Why do we put ourselves through this?
Why do we put ourselves THROUGH this?
WHY do we put ourselves through this?
I like to ask this on occasion – hell, it’s the motto of the fucking website you’re reading! – because sometimes I honestly don’t know why we put ourselves through this. Boredom? A need to live vicariously through genetically-superior wonders of human creation? Sadomasochism?
Ultimately, it’s explained – waxing poetically – that we put ourselves through this because it’ll all be worth it when we reach the peak. When the team we root for finally busts through and wins its respective world championship, then all the pain and suffering is worth it.
But, honestly, that’s just Cleveland talk, before the Cavs won. That’s Buffalo talk. That’s that sweet, sweet San Diego talk. I’m a Seahawks fan, and the Seahawks won the Super Bowl recently, but I don’t feel fundamentally different as a fan. I don’t feel more enlightened or more at peace. I’m a junkie chasing after his next score! I’m the son in Requiem For A Dream stealing his mother’s old tube TV to pawn for drug money! Nevermind the fact mom’s got her own demons and my girlfriend’s getting fucked at parties with a double-ended dildo; THIS IS MY LIFE! My life as a sports fan. It’s a fucked up existence, but it’s all I know and I’m too far gone to quit now.
I shouldn’t BE this agitated in the first week of April, with the Mariners now improving to a whopping 1-3 on the season. Yet, here we are. My name is Steven, and I’m addicted to really mediocre and disappointing sports teams.
You know baseball season is getting into full swing when watching every minute of a game ceases to be of utmost importance. Last night, instead of watching from first pitch, I made time to hit the gym. When I got back, I checked the score, then I watched an old episode of the Simpsons as I ate dinner. I flipped back and forth between watching the game and diddling around on the Internet.
For instance, I missed Ariel Miranda giving up the second leadoff homer to George Springer in four games, and I also missed Mitch Haniger’s first homer in a Mariners uniform. But, I did see Marwin Gonzalez’s go-ahead solo homer, as well as Miranda load the bases with nobody out in the fifth inning. I turned it off when I heard Altuve was coming up to bat, because I figured nothing good could come of me witnessing that, but how wrong I was! He induced a miracle double play and got out of the jam completely unscathed!
From there, the Mariners found themselves in yet another bases loaded/no out situation in the top of the sixth, and once again could only muster a single run – on a fielder’s choice – to re-tie the game at 2-2. It remained that way through the 8th inning, and it looked like the game was going to hit extra innings for the second day in a row.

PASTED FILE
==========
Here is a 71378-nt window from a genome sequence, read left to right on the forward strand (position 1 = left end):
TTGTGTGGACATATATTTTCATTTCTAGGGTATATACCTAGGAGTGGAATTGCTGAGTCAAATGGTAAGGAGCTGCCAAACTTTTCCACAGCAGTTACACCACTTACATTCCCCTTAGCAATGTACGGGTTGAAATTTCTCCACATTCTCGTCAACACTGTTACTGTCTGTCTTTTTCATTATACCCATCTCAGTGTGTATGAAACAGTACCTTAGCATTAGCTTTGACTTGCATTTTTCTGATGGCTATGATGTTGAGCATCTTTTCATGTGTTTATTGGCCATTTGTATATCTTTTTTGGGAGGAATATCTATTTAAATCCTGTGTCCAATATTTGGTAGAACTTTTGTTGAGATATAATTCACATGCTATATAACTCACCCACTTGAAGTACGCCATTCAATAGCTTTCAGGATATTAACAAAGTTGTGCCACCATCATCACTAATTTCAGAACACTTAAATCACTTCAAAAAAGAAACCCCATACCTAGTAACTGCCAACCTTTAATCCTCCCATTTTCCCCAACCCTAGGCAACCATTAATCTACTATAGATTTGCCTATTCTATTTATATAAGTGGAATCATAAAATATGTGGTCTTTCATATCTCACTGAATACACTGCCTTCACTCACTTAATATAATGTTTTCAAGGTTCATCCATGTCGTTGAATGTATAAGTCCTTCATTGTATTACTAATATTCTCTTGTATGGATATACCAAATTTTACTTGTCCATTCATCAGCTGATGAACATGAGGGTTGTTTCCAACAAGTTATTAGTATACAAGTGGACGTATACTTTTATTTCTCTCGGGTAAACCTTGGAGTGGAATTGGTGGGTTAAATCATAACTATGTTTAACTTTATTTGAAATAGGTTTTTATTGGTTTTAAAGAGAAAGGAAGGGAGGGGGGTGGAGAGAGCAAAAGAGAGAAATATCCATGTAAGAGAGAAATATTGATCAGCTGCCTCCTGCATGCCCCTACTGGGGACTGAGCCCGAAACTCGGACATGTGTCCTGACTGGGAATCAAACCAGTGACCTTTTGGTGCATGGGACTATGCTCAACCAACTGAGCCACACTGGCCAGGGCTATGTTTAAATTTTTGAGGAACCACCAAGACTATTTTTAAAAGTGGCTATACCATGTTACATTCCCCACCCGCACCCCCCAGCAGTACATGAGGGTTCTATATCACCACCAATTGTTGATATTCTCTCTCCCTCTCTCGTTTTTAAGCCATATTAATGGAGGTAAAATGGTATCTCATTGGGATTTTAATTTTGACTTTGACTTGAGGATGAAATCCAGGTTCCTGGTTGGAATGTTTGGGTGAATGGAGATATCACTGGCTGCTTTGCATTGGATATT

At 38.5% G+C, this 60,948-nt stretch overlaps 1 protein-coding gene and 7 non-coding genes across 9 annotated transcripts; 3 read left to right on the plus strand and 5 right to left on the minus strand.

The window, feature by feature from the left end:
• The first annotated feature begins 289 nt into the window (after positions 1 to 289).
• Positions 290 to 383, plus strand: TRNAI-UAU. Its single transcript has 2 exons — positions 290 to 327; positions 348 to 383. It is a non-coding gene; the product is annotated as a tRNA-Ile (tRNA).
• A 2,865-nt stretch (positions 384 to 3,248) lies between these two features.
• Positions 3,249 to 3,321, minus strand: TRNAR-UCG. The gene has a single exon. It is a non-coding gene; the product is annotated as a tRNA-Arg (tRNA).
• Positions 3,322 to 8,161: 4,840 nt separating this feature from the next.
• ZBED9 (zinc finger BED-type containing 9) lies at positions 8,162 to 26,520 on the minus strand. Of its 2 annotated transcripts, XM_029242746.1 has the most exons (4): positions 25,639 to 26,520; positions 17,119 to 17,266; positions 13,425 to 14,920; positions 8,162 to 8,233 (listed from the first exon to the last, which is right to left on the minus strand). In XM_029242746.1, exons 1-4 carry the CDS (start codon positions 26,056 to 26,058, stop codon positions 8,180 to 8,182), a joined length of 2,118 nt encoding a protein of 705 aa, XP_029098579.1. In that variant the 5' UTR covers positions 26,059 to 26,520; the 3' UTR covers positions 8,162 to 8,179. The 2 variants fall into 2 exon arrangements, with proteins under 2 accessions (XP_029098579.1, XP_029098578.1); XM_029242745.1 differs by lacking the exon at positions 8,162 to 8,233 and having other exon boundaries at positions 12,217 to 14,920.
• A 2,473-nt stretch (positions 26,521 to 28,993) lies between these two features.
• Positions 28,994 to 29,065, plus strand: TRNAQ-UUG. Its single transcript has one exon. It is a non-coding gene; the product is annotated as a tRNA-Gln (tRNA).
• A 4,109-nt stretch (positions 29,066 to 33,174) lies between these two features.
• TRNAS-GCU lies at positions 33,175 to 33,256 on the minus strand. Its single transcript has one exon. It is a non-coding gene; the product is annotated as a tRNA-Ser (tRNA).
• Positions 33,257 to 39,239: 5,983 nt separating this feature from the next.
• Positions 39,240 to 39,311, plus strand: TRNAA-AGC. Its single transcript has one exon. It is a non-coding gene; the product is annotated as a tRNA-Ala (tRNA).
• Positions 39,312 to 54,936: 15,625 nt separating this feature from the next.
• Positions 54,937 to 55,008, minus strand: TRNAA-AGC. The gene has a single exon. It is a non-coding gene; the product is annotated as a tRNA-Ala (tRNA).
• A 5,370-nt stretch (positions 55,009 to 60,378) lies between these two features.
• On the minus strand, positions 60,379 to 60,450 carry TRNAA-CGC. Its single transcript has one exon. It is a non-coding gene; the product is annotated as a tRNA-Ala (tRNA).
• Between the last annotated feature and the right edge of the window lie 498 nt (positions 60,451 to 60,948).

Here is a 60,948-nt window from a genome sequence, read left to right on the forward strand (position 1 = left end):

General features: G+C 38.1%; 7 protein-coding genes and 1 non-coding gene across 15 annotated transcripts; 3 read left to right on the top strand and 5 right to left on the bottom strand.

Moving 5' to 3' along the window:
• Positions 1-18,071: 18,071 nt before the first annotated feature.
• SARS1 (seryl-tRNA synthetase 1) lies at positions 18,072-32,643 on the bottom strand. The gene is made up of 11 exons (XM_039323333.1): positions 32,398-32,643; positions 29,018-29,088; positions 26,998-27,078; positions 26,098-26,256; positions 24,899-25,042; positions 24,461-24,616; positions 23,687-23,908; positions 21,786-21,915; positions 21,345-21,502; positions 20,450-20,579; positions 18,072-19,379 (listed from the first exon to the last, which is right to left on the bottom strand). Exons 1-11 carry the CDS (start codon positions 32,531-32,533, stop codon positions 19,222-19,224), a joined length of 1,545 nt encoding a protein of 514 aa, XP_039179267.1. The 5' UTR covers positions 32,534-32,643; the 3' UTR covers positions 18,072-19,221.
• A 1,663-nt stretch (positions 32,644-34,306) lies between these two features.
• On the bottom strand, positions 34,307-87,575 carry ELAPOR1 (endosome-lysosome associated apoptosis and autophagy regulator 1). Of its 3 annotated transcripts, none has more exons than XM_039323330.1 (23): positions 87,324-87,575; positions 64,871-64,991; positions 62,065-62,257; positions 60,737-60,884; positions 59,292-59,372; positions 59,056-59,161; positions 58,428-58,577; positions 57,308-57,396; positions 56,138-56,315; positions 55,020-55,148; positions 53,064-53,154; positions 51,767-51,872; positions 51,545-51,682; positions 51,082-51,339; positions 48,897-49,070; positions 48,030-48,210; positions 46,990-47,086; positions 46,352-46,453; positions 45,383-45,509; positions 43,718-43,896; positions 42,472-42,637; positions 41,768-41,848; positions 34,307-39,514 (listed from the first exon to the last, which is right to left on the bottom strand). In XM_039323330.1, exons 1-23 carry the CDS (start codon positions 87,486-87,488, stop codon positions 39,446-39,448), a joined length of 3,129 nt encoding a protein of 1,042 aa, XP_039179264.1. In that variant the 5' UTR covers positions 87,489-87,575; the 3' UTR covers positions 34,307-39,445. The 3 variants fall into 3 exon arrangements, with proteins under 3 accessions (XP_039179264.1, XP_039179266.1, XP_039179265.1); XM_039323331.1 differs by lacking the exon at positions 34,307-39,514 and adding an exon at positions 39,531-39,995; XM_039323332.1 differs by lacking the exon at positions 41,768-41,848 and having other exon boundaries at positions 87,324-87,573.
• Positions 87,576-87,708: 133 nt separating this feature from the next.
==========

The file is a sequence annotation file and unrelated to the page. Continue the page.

Then, the top of the 9th happened. A walk and a hit batter, with a couple of corresponding pinch runners, put speed on the basepaths with one out. Jarrod Dyson then singled to give the Mariners the lead, and eventually Jean Segura also singled to put the Mariners ahead 4-2. It was quite the relief (getting that second run), because we were bringing out Edwin Diaz – who’d just pitched two innings the night before – and you just never know what you’re going to get with a Diaz outing (sort of like you never know what you’re going to get with any closer).
I should also point out that we did this against Houston’s closer, Ken Giles, who collected saves in the first two games and looked damn near unhittable doing so. Giles somehow avoided that 13-inning catastrophe the night before, so he should’ve been rested, but he ended up throwing an inordinate amount of off-speed pitches last night, which was a little odd because he didn’t really have amazing control of his off-speed pitches. You would’ve thought he would go back to his fastball, which had been so dominant in his first two outings. But, you know, I’m not complaining.
Diaz had no such struggles. He set the Astros down in order, doing what De Jong failed to do the night before: end the game by striking out Nori Aoki, thus preventing the lineup from turning over to master cocksmith George Springer again.
The offense for the Mariners obviously still isn’t where it needs to be, but I dunno, maybe we chalk that up to the Astros having a really fucking good pitching staff from top to bottom. Maybe they bust out of the slump as early as tonight in Anaheim. Really, the only guy who was worth a damn in that series was Segura, who currently leads the team in hits, average, RBI, and slugging. Gonna need more than just him to step up here.
Great game from Haniger last night, with a homer, a single, a walk, an RBI, and 2 runs scored. He also nailed an outfield assist on a hit and run where Nori Aoki got caught running with his head down.
Nevertheless, the Mariners were 2 for 9 with runners in scoring position, making them 3 for 36 on the series. They also left 7 men on base, giving them a total of 35 on the series. A series where they scored all of 8 runs in 4 games.
On the plus side, the pitching has been fine for the most part. Ariel Miranda went 5 innings, giving up 2 runs, which is kind of a best-case scenario for a Major League team using it’s 6th starter. James Pazos appeared in his third game of the series, going 2 shutout innings. Dan Altavilla made up for his performance on Wednesday by going 1 scoreless. And, that brought us to Diaz with his first save of the season. All told, the Mariners only gave up 12 runs in 4 games, which: sign me up for that for a full season! Aside from De Jong’s blown save, the bullpen has gone 15 innings, giving up only 3 runs, which is pretty outstanding. Keep it up, boys!
Can’t stop, won’t stop, as the Mariners head to Anaheim for a weekend series with the Angels. Then, it’s the home opener on Monday. Let’s have a better weekend, huh?